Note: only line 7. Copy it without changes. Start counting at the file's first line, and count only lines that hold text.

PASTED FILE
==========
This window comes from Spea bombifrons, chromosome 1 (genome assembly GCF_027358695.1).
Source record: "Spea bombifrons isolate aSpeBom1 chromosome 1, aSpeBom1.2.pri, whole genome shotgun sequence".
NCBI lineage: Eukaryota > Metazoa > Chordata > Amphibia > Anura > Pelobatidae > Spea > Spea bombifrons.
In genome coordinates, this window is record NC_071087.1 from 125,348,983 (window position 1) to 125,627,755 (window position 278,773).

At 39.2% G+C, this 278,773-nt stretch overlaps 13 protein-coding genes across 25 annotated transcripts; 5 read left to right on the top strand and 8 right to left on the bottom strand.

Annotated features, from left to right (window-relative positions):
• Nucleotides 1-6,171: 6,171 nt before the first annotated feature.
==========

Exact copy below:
• Nucleotides 1-6,171: 6,171 nt before the first annotated feature.